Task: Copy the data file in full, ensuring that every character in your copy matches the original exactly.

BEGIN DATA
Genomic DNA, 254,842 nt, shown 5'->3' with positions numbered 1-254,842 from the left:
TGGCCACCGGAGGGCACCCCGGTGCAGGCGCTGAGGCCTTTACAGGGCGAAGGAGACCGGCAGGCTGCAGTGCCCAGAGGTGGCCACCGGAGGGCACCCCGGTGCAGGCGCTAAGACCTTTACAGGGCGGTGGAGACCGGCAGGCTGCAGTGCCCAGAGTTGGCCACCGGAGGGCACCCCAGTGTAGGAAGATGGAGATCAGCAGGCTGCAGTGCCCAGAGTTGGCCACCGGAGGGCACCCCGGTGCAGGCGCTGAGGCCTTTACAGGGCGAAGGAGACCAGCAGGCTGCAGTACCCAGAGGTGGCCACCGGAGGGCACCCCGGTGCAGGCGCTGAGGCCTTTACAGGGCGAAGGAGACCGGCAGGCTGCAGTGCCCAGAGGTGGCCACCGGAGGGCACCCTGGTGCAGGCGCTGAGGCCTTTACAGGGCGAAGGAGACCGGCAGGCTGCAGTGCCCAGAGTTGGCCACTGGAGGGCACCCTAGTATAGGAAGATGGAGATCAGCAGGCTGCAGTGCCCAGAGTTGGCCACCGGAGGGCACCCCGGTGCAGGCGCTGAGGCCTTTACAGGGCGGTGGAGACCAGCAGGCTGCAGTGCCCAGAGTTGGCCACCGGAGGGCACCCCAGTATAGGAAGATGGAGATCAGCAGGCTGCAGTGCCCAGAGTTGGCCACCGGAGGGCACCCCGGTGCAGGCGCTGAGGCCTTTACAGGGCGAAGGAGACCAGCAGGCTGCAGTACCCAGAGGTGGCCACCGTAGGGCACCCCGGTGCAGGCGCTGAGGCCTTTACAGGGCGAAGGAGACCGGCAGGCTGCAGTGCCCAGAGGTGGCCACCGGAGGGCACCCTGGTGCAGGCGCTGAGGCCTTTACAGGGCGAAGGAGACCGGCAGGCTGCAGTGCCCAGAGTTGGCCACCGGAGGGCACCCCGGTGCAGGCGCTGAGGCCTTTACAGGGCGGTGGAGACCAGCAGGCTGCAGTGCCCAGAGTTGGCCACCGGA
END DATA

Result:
Genomic DNA, 254,842 nt, shown 5'->3' with positions numbered 1-254,842 from the left:
TGGCCACCGGAGGGCACCCCGGTGCAGGCGCTGAGGCCTTTACAGGGCGAAGGAGACCGGCAGGCTGCAGTGCCCAGAGGTGGCCACCGGAGGGCACCCCGGTGCAGGCGCTAAGACCTTTACAGGGCGGTGGAGACCGGCAGGCTGCAGTGCCCAGAGTTGGCCACCGGAGGGCACCCCAGTGTAGGAAGATGGAGATCAGCAGGCTGCAGTGCCCAGAGTTGGCCACCGGAGGGCACCCCGGTGCAGGCGCTGAGGCCTTTACAGGGCGAAGGAGACCAGCAGGCTGCAGTACCCAGAGGTGGCCACCGGAGGGCACCCCGGTGCAGGCGCTGAGGCCTTTACAGGGCGAAGGAGACCGGCAGGCTGCAGTGCCCAGAGGTGGCCACCGGAGGGCACCCTGGTGCAGGCGCTGAGGCCTTTACAGGGCGAAGGAGACCGGCAGGCTGCAGTGCCCAGAGTTGGCCACTGGAGGGCACCCTAGTATAGGAAGATGGAGATCAGCAGGCTGCAGTGCCCAGAGTTGGCCACCGGAGGGCACCCCGGTGCAGGCGCTGAGGCCTTTACAGGGCGGTGGAGACCAGCAGGCTGCAGTGCCCAGAGTTGGCCACCGGAGGGCACCCCAGTATAGGAAGATGGAGATCAGCAGGCTGCAGTGCCCAGAGTTGGCCACCGGAGGGCACCCCGGTGCAGGCGCTGAGGCCTTTACAGGGCGAAGGAGACCAGCAGGCTGCAGTACCCAGAGGTGGCCACCGTAGGGCACCCCGGTGCAGGCGCTGAGGCCTTTACAGGGCGAAGGAGACCGGCAGGCTGCAGTGCCCAGAGGTGGCCACCGGAGGGCACCCTGGTGCAGGCGCTGAGGCCTTTACAGGGCGAAGGAGACCGGCAGGCTGCAGTGCCCAGAGTTGGCCACCGGAGGGCACCCCGGTGCAGGCGCTGAGGCCTTTACAGGGCGGTGGAGACCAGCAGGCTGCAGTGCCCAGAGTTGGCCACCGGA